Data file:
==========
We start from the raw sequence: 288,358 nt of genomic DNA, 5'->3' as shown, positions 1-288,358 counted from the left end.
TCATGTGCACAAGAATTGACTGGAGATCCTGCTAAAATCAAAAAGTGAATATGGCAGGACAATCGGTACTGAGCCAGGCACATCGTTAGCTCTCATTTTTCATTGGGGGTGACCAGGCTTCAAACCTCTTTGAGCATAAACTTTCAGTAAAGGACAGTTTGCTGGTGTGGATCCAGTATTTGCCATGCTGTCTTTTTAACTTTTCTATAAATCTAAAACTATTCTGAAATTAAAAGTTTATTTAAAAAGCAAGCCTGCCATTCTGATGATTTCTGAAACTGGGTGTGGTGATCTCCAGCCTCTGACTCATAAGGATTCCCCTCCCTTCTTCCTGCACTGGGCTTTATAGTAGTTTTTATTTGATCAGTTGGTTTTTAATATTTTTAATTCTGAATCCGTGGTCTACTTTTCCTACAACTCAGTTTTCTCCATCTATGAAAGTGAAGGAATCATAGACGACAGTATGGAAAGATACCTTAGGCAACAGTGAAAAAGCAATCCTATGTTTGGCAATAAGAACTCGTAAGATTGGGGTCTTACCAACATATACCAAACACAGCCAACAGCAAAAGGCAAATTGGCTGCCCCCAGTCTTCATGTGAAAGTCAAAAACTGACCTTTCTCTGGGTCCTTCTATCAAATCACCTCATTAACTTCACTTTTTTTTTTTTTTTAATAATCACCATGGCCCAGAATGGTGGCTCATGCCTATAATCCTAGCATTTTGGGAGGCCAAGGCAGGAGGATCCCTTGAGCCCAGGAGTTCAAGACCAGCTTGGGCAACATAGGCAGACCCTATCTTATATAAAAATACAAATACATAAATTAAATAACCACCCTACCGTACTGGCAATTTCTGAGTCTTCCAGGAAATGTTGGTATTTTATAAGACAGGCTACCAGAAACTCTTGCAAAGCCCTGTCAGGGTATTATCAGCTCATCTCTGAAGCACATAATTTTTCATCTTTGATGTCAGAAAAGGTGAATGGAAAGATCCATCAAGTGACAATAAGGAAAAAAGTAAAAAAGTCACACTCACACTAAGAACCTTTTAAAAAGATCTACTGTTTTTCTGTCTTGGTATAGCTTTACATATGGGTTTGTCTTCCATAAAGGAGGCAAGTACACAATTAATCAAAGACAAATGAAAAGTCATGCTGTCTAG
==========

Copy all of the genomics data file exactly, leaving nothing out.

We start from the raw sequence: 288,358 nt of genomic DNA, 5'->3' as shown, positions 1-288,358 counted from the left end.
TCATGTGCACAAGAATTGACTGGAGATCCTGCTAAAATCAAAAAGTGAATATGGCAGGACAATCGGTACTGAGCCAGGCACATCGTTAGCTCTCATTTTTCATTGGGGGTGACCAGGCTTCAAACCTCTTTGAGCATAAACTTTCAGTAAAGGACAGTTTGCTGGTGTGGATCCAGTATTTGCCATGCTGTCTTTTTAACTTTTCTATAAATCTAAAACTATTCTGAAATTAAAAGTTTATTTAAAAAGCAAGCCTGCCATTCTGATGATTTCTGAAACTGGGTGTGGTGATCTCCAGCCTCTGACTCATAAGGATTCCCCTCCCTTCTTCCTGCACTGGGCTTTATAGTAGTTTTTATTTGATCAGTTGGTTTTTAATATTTTTAATTCTGAATCCGTGGTCTACTTTTCCTACAACTCAGTTTTCTCCATCTATGAAAGTGAAGGAATCATAGACGACAGTATGGAAAGATACCTTAGGCAACAGTGAAAAAGCAATCCTATGTTTGGCAATAAGAACTCGTAAGATTGGGGTCTTACCAACATATACCAAACACAGCCAACAGCAAAAGGCAAATTGGCTGCCCCCAGTCTTCATGTGAAAGTCAAAAACTGACCTTTCTCTGGGTCCTTCTATCAAATCACCTCATTAACTTCACTTTTTTTTTTTTTTTAATAATCACCATGGCCCAGAATGGTGGCTCATGCCTATAATCCTAGCATTTTGGGAGGCCAAGGCAGGAGGATCCCTTGAGCCCAGGAGTTCAAGACCAGCTTGGGCAACATAGGCAGACCCTATCTTATATAAAAATACAAATACATAAATTAAATAACCACCCTACCGTACTGGCAATTTCTGAGTCTTCCAGGAAATGTTGGTATTTTATAAGACAGGCTACCAGAAACTCTTGCAAAGCCCTGTCAGGGTATTATCAGCTCATCTCTGAAGCACATAATTTTTCATCTTTGATGTCAGAAAAGGTGAATGGAAAGATCCATCAAGTGACAATAAGGAAAAAAGTAAAAAAGTCACACTCACACTAAGAACCTTTTAAAAAGATCTACTGTTTTTCTGTCTTGGTATAGCTTTACATATGGGTTTGTCTTCCATAAAGGAGGCAAGTACACAATTAATCAAAGACAAATGAAAAGTCATGCTGTCTAG